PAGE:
DP: First and foremost will be our client satisfaction. That’s what we’ve always built the whole company on. In my mind, I am a butler, I’m a servant for our clients, which are amazing independent businesses all over the country, and we help them accept credit cards for less and give them great service. And so, if our clients are more satisfied, that’s going to be, for me, the most important bellwether.

We never really had trouble attracting talent because we’re very purpose-oriented. We never really had trouble retaining talent because the most important thing we provide our team isn’t money, but an opportunity—an opportunity to serve, an opportunity to grow. But I do think that there was some level of distraction, and there must be when you’re living paycheck to paycheck. And so, I honestly believe that removing that distraction will significantly increase our ability to take care of our clients.

Every day, MONEY contributing editor Farnoosh Torabi interviews entrepreneurs, authors, and financial luminaries about their money philosophies, successes, failures and habits for her podcast, So Money—which is a “New and Noteworthy” podcast on iTunes.

More from Farnoosh Torabi:
How to Raise Kids Who Aren’t Obsessed With “Stuff”
Self-Help Guru Tim Ferriss Confesses His Biggest Financial Mistake
How I Conquered My Fear of Going Broke

TIME Careers & Workplace

Why You’re Probably Going to Get a Raise This Year

TIME.com stock photos Money Dollar Bills
Elizabeth Renstrom for TIME

When companies battle for talent, workers win

Raises are back—finally. A new report says roughly 90% of companies will give raises this year, but workers are going to have to earn those fatter paychecks: More than half of companies responding to PayScales’s annual Compensation Best Practices Report say their main reason for giving raises is to reward performance; only about 20% say the increased cost of living is the main reason they give raises.

And don’t hold your breath for a windfall. The vast majority of these say raises will be 5% or less.

Still, this is an improvement. In its annual Compensation Best Practices Report, compensation research company PayScale finds that 85% of responding companies gave raises last year and 89% of companies say they’ll give raises this year. The percentage of companies doling out pay increases has crept up for the past few years, after hitting a low of roughly 30% in 2010, and was above 80% last year. In addition, three quarters of responding companies say they’ve adjusted their compensation structure within the past year.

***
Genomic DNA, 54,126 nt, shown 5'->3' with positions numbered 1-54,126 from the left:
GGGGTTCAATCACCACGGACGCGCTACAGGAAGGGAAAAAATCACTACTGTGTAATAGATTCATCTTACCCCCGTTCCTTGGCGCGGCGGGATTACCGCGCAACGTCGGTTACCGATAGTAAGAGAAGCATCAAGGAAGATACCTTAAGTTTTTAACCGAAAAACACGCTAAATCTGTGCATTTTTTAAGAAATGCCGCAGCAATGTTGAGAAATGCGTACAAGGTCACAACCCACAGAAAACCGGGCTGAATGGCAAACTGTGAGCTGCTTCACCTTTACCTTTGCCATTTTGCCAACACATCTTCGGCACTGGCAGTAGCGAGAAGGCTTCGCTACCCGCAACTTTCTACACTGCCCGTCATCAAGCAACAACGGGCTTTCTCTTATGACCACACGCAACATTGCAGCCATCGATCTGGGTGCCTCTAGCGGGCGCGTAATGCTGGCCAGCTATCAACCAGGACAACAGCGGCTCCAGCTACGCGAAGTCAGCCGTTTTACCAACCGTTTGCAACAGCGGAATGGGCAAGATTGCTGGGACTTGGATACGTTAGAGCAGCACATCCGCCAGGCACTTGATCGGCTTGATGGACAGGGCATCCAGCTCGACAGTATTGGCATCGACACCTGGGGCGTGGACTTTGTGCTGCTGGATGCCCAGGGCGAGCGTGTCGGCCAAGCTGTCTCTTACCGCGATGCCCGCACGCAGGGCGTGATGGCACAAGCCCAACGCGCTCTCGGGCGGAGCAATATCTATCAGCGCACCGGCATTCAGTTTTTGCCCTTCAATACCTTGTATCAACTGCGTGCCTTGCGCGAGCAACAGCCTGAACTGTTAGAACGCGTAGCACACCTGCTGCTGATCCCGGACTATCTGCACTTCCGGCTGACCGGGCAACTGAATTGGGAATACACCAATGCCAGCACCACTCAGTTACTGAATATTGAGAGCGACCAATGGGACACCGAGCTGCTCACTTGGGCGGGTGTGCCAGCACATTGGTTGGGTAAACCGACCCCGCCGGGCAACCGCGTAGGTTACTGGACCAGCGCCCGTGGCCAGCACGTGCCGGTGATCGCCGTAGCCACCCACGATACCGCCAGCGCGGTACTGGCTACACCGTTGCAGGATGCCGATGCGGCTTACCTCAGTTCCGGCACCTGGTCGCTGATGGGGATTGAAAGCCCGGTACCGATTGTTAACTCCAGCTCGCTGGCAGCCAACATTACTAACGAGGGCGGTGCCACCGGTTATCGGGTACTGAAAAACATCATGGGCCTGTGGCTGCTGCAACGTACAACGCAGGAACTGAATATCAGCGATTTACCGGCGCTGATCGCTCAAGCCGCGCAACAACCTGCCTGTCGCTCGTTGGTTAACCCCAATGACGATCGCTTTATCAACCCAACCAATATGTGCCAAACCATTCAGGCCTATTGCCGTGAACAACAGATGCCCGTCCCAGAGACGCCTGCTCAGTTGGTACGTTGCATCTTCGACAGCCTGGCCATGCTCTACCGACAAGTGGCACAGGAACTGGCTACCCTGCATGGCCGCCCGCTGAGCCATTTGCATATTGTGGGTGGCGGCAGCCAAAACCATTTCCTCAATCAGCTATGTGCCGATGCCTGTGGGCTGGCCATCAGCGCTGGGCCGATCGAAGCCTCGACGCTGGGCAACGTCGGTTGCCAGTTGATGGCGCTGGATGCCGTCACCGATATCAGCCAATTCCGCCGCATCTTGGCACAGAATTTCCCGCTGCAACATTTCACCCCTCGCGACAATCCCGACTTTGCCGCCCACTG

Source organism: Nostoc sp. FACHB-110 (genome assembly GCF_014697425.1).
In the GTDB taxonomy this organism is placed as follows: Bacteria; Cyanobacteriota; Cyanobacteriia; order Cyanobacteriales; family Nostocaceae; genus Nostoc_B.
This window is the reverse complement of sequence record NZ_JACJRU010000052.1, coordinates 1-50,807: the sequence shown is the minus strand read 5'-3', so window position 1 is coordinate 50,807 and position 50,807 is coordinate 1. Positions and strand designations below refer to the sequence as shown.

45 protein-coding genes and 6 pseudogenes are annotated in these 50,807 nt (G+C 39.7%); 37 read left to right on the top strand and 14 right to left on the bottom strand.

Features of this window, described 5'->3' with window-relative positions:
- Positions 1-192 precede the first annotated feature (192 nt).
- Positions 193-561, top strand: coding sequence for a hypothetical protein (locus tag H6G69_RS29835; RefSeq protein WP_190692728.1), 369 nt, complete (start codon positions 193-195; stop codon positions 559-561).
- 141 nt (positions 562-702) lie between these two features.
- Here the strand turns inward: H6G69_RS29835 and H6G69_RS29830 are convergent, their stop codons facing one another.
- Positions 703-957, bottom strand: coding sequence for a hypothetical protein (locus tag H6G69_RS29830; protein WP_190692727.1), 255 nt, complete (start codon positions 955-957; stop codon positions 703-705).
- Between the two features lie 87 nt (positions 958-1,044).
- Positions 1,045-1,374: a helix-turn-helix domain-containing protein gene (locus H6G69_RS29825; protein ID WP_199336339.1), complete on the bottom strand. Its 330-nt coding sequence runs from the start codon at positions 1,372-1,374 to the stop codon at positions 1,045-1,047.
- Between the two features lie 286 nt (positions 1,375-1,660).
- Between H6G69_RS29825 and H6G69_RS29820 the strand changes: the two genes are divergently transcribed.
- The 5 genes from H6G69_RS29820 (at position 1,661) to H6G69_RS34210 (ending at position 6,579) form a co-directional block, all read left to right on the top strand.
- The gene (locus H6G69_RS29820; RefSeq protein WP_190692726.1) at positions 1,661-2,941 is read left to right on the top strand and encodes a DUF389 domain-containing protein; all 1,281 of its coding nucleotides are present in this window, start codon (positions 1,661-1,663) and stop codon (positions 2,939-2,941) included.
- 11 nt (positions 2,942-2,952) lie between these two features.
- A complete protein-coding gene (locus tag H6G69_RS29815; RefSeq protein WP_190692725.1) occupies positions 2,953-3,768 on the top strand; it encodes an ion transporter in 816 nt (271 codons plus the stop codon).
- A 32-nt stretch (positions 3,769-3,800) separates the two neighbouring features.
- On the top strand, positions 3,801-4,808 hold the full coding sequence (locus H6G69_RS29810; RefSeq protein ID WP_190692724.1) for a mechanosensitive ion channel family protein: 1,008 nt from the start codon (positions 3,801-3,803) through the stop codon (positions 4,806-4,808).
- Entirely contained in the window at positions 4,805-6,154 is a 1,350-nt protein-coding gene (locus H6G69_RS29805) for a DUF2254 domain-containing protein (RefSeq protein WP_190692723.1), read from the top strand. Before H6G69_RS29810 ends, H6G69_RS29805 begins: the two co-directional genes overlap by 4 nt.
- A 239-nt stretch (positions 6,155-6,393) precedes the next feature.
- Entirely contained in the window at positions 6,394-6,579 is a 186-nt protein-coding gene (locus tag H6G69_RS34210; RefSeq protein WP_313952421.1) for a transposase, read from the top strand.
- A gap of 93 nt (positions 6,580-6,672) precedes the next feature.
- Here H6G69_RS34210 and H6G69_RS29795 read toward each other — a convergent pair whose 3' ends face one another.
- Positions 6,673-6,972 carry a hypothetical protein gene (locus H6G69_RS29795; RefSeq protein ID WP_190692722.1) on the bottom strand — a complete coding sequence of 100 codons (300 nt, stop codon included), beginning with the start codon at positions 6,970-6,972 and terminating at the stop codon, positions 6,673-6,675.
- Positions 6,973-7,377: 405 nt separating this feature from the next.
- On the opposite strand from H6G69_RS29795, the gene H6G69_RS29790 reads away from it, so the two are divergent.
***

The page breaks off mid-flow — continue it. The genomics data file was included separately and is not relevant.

Smaller companies are more likely to dole out raises to keep valuable workers on board — something to keep in mind if you work at one. Small firms also are more likely to have individualized salary ranges for each position.

About two thirds of respondents say they gave cost-of-living raises last year, with this practice most common in the healthcare and social assistance sector — almost three quarters of these companies gave cost-of-living raises. On the flip side, this is the sector least likely to give workers bonuses.

Companies that rely on large labor pools of lower-skilled workers may give cost-of-living pay increases because there’s not as many good ways to measure performance, and the relative competitiveness of the work often doesn’t demand it. “However, even in industries like retail and healthcare which have a lot of minimum wage positions, there are still highly competitive jobs in segments of their workforce,” like management and IT, PayScale vice president of marketing Tim Low explains.

In more competitive sectors, though, talented workers can command even more. Just over three in five companies said they’ll increase pay for jobs that are in high demand. “We see a strong trend towards pay for performance,” Low said. Professional, Scientific and Tech Services, along with Information, Media, and Telecommunications are the two categories — as defined by PayScale — in which companies are most likely to report that over 50 percent of positions are competitive.

“The trend has been emerging for a while, but it’s part of a greater connection between compensation and business outcomes,” Low says. “The current economy in many sectors gives employees more choices now than they had just a few years ago.”

Read next: Wal-Mart Is Giving Half a Million Employees a Raise

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MONEY salary negotiation

New Study Reveals the Odds You’ll Actually Get the Raise You Ask For

Your boss's decision to grant—or deny—your request could be influenced by a lot more than your performance.